A day after tying Tim Salmon for the most home runs in Angels history, Mike Trout broke the franchise record with his 300th career homer on Saturday in Game 1 of a seven-inning doubleheader against the Astros.
Trout crushed a 1-2 fastball from right-hander Brandon Bielak for a two-run homer to right in the third inning to set the club mark. It also moved the three-time American League MVP Award winner into the Major League lead with 15 homers this season. The two-run shot was part of a 10-9 walk-off win for the Halos that featured a game-time temperature of 109 degrees, setting an Angel Stadium record. Trout went 3-for-3, also collecting two doubles and a walk in a victory that was capped by a walk-off two-run single from Jo Adell in the seventh.
"It means a lot," Trout said. "I'm going to be here for a while. It would be a lot better if there were fans in the stands to see it, but that's the way we're living in 2020. But it's a great milestone. Obviously, having Salmon here at our home games, he's passing it on to me. We're always linked together because of our last names. It was a pretty cool day, and getting the win, too."
Trout's record-setting blast came in his 10th season with the Angels and in his 1,235th game. Salmon played 14 seasons and 1,672 games with the Halos. In a cool moment, Salmon appeared in a segment on Fox Sports West in the fourth inning to congratulate Trout on-air. The two have grown close due to Salmon's role as an analyst, and Salmon called it an honor to be passed by a player as good as Trout. And Trout gestured to Salmon, who was in the concourse, after the homer.
"It's time to pass the torch on to somebody in the family -- another fish," Salmon said. "It lasted 20 years, 18 days, 3 hours and 37 minutes, but who's counting? I knew that the day they signed him to a long-term deal that was it. The only thing that would've kept him from doing it was going somewhere else. But without a doubt, he's the best player of his generation and one of the best of all time."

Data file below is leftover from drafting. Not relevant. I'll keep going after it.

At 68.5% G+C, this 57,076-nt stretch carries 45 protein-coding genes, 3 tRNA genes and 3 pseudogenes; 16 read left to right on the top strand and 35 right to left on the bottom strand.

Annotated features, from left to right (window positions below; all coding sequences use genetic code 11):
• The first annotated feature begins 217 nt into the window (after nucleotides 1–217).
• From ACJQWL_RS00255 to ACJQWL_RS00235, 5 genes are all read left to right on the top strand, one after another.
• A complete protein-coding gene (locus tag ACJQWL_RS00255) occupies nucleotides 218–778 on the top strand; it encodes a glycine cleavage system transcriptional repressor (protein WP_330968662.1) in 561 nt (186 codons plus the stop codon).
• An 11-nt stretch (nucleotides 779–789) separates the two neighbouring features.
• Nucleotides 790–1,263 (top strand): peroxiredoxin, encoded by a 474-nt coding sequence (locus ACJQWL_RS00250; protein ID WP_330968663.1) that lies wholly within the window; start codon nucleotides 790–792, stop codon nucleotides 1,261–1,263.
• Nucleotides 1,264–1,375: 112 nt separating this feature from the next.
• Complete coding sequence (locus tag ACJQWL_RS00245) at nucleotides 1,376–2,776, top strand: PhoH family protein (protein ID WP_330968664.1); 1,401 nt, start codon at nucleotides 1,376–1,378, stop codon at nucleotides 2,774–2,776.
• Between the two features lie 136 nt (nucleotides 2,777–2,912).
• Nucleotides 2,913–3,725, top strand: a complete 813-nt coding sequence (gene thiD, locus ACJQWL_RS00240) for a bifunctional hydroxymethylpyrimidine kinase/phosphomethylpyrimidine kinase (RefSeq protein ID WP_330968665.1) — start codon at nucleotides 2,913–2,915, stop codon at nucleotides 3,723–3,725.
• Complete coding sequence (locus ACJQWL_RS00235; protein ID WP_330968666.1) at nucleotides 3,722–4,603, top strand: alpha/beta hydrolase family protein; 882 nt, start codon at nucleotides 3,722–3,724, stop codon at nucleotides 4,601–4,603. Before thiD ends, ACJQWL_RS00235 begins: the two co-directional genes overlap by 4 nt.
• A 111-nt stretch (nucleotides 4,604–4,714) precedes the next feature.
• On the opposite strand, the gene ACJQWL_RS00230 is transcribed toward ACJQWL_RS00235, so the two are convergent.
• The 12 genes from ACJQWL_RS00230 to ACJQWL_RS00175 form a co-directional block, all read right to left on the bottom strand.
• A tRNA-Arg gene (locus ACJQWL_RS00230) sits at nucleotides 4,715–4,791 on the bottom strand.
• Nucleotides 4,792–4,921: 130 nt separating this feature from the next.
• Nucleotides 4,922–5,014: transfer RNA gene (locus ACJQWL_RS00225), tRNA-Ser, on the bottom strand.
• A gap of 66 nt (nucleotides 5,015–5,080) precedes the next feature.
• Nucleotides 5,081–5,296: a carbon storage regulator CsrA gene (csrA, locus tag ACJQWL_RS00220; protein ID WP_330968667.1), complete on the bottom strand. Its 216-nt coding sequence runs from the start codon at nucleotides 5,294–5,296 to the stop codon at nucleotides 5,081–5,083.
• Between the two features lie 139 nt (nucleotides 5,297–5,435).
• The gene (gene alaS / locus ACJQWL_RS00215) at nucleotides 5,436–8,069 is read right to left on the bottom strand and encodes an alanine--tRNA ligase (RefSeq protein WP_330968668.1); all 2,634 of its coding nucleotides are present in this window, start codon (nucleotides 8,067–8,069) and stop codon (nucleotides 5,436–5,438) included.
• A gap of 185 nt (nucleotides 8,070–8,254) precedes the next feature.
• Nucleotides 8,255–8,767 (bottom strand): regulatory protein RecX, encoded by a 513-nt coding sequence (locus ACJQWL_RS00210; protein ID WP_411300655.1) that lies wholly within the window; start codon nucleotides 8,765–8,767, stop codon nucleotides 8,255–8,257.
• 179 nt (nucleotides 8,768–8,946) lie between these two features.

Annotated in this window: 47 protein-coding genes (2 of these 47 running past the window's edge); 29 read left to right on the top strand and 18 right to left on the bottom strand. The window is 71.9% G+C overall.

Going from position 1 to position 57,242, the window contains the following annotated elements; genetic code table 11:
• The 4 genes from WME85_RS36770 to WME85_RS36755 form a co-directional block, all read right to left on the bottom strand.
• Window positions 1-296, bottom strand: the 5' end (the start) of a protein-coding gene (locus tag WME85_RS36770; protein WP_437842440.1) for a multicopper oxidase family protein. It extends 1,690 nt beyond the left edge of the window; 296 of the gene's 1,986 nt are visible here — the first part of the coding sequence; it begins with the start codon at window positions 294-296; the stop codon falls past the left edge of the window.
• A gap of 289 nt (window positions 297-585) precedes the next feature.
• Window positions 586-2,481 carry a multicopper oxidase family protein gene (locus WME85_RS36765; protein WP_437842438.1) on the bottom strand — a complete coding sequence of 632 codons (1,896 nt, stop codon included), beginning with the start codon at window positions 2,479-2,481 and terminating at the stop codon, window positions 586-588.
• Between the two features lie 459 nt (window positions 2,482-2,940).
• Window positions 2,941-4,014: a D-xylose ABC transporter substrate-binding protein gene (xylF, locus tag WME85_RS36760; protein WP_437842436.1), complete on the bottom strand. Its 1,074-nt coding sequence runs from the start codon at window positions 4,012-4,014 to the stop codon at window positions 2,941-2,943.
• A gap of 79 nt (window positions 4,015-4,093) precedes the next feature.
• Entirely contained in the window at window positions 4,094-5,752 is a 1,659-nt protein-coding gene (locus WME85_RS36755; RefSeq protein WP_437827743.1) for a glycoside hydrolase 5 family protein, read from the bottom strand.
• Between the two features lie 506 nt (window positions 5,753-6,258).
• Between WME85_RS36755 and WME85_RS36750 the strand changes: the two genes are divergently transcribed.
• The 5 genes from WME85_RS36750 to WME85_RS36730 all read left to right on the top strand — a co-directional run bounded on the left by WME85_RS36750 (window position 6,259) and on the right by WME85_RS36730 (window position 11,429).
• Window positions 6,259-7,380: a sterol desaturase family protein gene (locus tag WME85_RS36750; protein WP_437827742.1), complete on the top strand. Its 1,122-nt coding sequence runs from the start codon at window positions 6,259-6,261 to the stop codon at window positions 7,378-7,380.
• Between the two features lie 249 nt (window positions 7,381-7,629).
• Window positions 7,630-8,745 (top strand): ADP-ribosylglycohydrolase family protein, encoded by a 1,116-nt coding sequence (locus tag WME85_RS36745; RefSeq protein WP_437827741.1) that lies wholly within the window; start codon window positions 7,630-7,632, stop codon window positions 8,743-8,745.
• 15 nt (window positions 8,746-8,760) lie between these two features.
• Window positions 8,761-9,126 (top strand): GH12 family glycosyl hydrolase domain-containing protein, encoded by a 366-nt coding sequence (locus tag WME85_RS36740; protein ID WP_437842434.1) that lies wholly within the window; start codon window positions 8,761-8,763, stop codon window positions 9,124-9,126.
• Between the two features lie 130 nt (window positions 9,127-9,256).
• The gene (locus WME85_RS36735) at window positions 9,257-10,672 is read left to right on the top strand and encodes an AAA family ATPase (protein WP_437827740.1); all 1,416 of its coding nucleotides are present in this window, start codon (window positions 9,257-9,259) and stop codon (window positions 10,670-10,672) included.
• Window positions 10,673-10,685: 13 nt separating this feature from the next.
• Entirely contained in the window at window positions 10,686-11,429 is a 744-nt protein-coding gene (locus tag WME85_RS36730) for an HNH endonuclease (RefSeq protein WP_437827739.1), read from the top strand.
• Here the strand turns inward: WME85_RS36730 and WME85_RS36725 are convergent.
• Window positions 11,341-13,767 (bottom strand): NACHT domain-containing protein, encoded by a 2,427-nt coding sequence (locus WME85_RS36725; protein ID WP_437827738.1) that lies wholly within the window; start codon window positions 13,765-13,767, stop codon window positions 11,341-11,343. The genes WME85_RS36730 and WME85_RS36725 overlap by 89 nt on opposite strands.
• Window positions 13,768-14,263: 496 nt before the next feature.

Trout's homer also moved him into a tie with Hall of Famer Chuck Klein for 150th on MLB's all-time homer list. He's the 11th active player to reach the 300-homer mark, joining Albert Pujols, Miguel Cabrera, Edwin Encarnación, Nelson Cruz, Ryan Braun, Robinson Canó, Jay Bruce, Giancarlo Stanton, Justin Upton and Evan Longoria.
“He’s a special player,” Angels manager Joe Maddon said. “He is the consummate pro with some of the sickest ability in the history of this game. So all the credit to him. It’s no surprise. And he’s what, 29? There’s a lot of time left.”
At 29 years, 29 days old, Trout became the 11th youngest player to hit 300 homers, and at 1,235 games, he became the 18th fastest to reach the mark. He also became one of five players to hit career homer No. 300 in an Angels uniform, joining Joe Adcock (1964), Lance Parrish (1991), Vladimir Guerrero (2005) and Upton (2020).
"I still just enjoy watching him play," said right-hander Griffin Canning, who gave up four runs over four innings. "I like to just pick him out during a game and just watch how he carries himself."
Trout's homer helped the Angels carry a 7-6 lead going into the seventh. Andrelton Simmons put the Halos ahead with an RBI double in the sixth, but Felix Peña couldn’t hold the lead in the seventh, allowing three runs.
But the Angels came back with three runs of their own in the seventh, keyed by a game-tying RBI double from Justin Upton, who also homered and went 3-for-4. It set the stage for Adell’s first career walk-off hit, as the rookie had a big game that also featured a homer in the fourth and a homer-robbing catch in the first. But Adell came away amazed by yet another milestone from Trout.
"He's on an unreal level and has been his whole career," Adell said. "It's special to be out there with him in a game when he hits his 300th homer. Those are moments and memories and times you're just glad to be a part of."